WASHINGTON, Jan. 20, 2016 - Now that some of the biggest grocery chains, food processing firms and fast food restaurants have jumped on the cage-free egg bandwagon, what’s to come of the traditional “caged” egg industry in the United States?
Well, in short, cages aren’t going anywhere fast. Jason Karwal with USDA’s Agricultural Marketing Service (AMS) told Agri-Pulse conventional cage-free eggs accounted for 4.5 percent of U.S. egg production as of September 2015, up from 2.8 percent the year before, and 1.6 percent in 2007.
Add in organic eggs, which must be cage-free to be certified, and only 8.6 percent of all eggs produced in the U.S. in 2015 were cage-free. Say demand increases as much as it has in the last year – 1.7 percent – and there will still be a lot of laying hens in cages for years to come.
But that doesn’t change the fact that there has been a remarkable shift in consumer demand that has prompted pause within the egg industry. Are cage-free eggs the way of the future? And if they are, can egg producers meet cage-free demand?
Ask Josh Balk, senior food policy director for the Humane Society of the United States (HSUS), and he’ll tell you egg suppliers “see the writing the wall.” To American consumers, “cage-free has become the new bar” for humane treatment of laying hens, and the entire egg supply chain understands that, he said.
That’s why in the latter part of 2015, a steady stream of companies pledged to source only cage-free eggs by certain deadlines. Their transitions to cage-free have been “going very smooth,” Balk said, in large part because the companies worked with their egg suppliers to develop transition timelines with policy “phase-ins” that were feasible for all parties.
The companies that have made the pledge – McDonald’s, Costco, Wal-Mart and more than 30 others – “know that their suppliers are working with them, not against them,” he said, to meet five-year or 10-year deadlines.
Denny’s just announced Thursday it would go 100 percent cage free – the first, but probably not the last restaurant in the family dining sector to switch. Mondelez International, a global snacking powerhouse, announced Friday, and ConAgra Foods, the maker of Egg Beaters, said Monday it plans to be all cage-free by 2025. Even some of the top egg producers in the country – including Rose Acre Farms, Rembrandt Foods and Michael Foods – have goals to go entirely cage-free, and the biggest producer, Cal-Maine Foods, is taking steps in that direction.
Ken Klippen, president of the National Association of Egg Farmers, told Agri-Pulse that “by and large, producers will be able to meet demand” for cage-free eggs once these companies’ deadlines are up, but it’ll cost producers and consumers.
Cage facilities are built like a high-rise building – in every “unit,” or cage, six birds live their entire lives, each having about 67 square inches of space. A cage-free facility of the same square footage can house only a fraction of the birds a cage facility can – Klippen estimated one-sixth the number – and they cost about $10 more per chicken to build.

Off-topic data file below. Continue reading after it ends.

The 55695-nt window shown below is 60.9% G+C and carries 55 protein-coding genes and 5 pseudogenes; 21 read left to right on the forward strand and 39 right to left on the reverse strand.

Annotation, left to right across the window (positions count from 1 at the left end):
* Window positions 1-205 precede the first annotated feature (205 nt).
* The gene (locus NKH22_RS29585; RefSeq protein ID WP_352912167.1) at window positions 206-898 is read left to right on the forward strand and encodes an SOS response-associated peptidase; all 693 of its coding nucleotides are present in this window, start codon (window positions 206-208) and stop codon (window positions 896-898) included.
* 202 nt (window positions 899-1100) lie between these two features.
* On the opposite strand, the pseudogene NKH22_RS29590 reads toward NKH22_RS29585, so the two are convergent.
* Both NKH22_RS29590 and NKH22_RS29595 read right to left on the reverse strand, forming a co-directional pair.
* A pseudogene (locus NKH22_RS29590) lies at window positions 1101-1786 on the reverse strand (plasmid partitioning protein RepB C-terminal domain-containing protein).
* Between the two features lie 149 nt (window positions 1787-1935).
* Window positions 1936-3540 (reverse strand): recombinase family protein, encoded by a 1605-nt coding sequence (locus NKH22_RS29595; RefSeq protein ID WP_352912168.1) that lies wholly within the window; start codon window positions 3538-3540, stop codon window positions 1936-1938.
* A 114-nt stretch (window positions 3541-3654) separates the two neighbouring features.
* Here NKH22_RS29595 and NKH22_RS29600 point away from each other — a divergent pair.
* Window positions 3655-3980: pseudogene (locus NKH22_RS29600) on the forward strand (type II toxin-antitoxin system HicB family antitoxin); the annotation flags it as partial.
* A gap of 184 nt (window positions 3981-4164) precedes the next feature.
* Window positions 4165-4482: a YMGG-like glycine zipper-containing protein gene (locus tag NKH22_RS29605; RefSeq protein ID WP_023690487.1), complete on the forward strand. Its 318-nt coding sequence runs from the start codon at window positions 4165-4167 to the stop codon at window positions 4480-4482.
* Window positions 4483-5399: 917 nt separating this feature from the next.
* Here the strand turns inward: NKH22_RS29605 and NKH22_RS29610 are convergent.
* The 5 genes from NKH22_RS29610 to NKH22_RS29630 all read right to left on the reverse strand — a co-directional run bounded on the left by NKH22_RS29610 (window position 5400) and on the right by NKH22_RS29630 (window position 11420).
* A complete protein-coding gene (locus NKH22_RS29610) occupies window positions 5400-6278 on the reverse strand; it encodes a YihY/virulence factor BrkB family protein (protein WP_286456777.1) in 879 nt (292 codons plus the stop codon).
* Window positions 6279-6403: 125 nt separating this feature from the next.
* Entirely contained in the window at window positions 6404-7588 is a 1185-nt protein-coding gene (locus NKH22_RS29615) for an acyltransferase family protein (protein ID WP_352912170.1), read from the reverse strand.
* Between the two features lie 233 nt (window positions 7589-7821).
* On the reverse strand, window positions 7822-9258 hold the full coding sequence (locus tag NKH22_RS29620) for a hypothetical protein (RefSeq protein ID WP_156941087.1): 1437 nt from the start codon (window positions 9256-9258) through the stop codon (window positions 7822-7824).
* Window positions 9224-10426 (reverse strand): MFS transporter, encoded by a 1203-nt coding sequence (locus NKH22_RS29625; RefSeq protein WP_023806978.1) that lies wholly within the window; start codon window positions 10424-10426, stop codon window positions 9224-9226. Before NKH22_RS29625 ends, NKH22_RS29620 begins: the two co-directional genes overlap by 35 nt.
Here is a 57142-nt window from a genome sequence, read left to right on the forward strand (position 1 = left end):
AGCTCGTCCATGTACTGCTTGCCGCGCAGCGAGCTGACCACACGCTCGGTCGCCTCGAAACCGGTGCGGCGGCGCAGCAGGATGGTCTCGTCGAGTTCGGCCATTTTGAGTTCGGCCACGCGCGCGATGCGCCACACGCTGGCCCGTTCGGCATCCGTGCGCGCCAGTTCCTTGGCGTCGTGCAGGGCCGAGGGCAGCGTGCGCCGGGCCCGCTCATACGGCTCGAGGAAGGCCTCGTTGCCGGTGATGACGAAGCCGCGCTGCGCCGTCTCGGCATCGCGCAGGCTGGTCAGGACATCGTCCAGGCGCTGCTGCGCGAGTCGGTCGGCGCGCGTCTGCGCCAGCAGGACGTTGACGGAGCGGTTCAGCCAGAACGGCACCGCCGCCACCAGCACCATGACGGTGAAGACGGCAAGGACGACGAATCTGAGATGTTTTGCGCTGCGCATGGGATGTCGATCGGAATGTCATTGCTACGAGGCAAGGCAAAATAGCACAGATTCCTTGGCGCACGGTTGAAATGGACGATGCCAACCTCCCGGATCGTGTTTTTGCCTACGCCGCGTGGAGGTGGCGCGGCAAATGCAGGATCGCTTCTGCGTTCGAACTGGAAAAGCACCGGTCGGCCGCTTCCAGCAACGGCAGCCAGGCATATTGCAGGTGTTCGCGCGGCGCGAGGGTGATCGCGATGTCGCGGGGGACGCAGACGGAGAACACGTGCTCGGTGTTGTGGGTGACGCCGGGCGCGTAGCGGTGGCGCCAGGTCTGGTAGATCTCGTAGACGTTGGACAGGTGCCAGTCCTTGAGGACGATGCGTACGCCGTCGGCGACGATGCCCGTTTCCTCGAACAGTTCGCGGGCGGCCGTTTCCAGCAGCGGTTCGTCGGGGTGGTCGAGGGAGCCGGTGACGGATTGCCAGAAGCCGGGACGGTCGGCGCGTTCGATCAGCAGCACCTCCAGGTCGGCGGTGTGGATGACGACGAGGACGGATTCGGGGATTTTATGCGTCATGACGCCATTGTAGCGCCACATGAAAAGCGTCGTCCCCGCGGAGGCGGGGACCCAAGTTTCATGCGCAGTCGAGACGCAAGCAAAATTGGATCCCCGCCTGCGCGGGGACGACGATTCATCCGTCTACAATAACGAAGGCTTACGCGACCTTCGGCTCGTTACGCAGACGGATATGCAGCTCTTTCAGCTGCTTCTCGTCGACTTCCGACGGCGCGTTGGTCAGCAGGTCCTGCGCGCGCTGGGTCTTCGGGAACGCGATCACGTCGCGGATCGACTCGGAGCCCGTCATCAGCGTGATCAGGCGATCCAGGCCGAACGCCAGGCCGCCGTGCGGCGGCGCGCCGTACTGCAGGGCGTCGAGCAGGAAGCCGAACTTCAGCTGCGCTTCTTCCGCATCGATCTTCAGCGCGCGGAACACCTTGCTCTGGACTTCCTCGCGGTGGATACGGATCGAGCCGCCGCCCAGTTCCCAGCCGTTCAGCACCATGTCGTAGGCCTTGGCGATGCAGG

The biggest egg farmers can pay $30 per chicken to make the switch, and they do so because their consumers demand it, Klippen said. But many of the small or contract egg producers he represents, can’t afford the transition.
Consumers, too, will likely notice their cage-free eggs are around double the price of conventional eggs. Last week for instance, a dozen large, white cage-free eggs went for, on average nationally, $3.77, while a Grade A dozen of white, large eggs went for $1.42, according to AMS’s shell egg national summary.
And then there’s the question of whether going cage-less is any better for the chickens. HSUS says that cage-free colonies are more humane for the birds – it gives them more space to spread their wings and do the things that chickens do, like perching and nesting, the group says.
But Klippen argues that the extra room puts the hens at greater risk of injury and death due to another thing that chickens naturally do – peck each other.
Chickens are hierarchical and they peck at each other routinely, regardless of how much room they have to roam. According to a study by the Coalition for Sustainable Egg Supply, an industry funded academic research team, cage-free chickens experience three times the mortality rate of caged chickens partly because of pecking, but mostly due to low blood calcium levels and egg yolk peritonitis (leakage of egg yolk into the abdominal cavity).
The eggs laid in a cage-free system aren’t necessarily as safe for human consumption as conventional eggs either. In cage-less systems, hens sometimes lay their eggs on the ground – the same place they defecate – or in nesting boxes, where manure also ends up.
Several USDA studies have found eggshell bacteria levels on cage-free eggs were significantly higher than eggs laid in conventional, slatted cages. However, once the eggs were washed with a commercial grade solution, as is the industry standard, no significant difference in E. coli or coliform levels were found.
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